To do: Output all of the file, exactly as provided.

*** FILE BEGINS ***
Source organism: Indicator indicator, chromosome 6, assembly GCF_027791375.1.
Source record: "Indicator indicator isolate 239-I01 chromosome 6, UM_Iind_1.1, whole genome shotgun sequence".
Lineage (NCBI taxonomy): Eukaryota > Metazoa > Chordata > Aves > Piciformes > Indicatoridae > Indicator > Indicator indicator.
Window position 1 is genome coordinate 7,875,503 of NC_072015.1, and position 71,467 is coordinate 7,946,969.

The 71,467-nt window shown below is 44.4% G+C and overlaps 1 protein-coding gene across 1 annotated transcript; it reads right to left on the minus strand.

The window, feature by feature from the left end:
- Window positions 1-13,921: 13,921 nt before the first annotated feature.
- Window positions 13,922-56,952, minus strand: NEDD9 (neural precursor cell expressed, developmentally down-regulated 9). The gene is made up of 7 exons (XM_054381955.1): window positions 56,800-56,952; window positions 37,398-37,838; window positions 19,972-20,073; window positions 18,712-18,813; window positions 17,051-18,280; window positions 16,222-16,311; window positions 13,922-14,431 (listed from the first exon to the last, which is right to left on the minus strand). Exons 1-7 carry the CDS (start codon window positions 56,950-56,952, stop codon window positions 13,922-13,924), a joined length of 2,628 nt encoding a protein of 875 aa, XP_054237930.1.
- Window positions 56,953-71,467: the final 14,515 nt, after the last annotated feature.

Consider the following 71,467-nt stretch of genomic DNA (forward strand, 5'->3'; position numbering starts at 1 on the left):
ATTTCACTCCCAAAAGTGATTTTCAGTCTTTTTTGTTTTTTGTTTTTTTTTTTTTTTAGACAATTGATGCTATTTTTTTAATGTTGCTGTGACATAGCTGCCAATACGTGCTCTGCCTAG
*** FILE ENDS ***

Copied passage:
Source organism: Indicator indicator, chromosome 6, assembly GCF_027791375.1.
Source record: "Indicator indicator isolate 239-I01 chromosome 6, UM_Iind_1.1, whole genome shotgun sequence".
Lineage (NCBI taxonomy): Eukaryota > Metazoa > Chordata > Aves > Piciformes > Indicatoridae > Indicator > Indicator indicator.
Window position 1 is genome coordinate 7,875,503 of NC_072015.1, and position 71,467 is coordinate 7,946,969.

The 71,467-nt window shown below is 44.4% G+C and overlaps 1 protein-coding gene across 1 annotated transcript; it reads right to left on the minus strand.

The window, feature by feature from the left end:
- Window positions 1-13,921: 13,921 nt before the first annotated feature.
- Window positions 13,922-56,952, minus strand: NEDD9 (neural precursor cell expressed, developmentally down-regulated 9). The gene is made up of 7 exons (XM_054381955.1): window positions 56,800-56,952; window positions 37,398-37,838; window positions 19,972-20,073; window positions 18,712-18,813; window positions 17,051-18,280; window positions 16,222-16,311; window positions 13,922-14,431 (listed from the first exon to the last, which is right to left on the minus strand). Exons 1-7 carry the CDS (start codon window positions 56,950-56,952, stop codon window positions 13,922-13,924), a joined length of 2,628 nt encoding a protein of 875 aa, XP_054237930.1.
- Window positions 56,953-71,467: the final 14,515 nt, after the last annotated feature.

Consider the following 71,467-nt stretch of genomic DNA (forward strand, 5'->3'; position numbering starts at 1 on the left):
ATTTCACTCCCAAAAGTGATTTTCAGTCTTTTTTGTTTTTTGTTTTTTTTTTTTTTTAGACAATTGATGCTATTTTTTTAATGTTGCTGTGACATAGCTGCCAATACGTGCTCTGCCTAG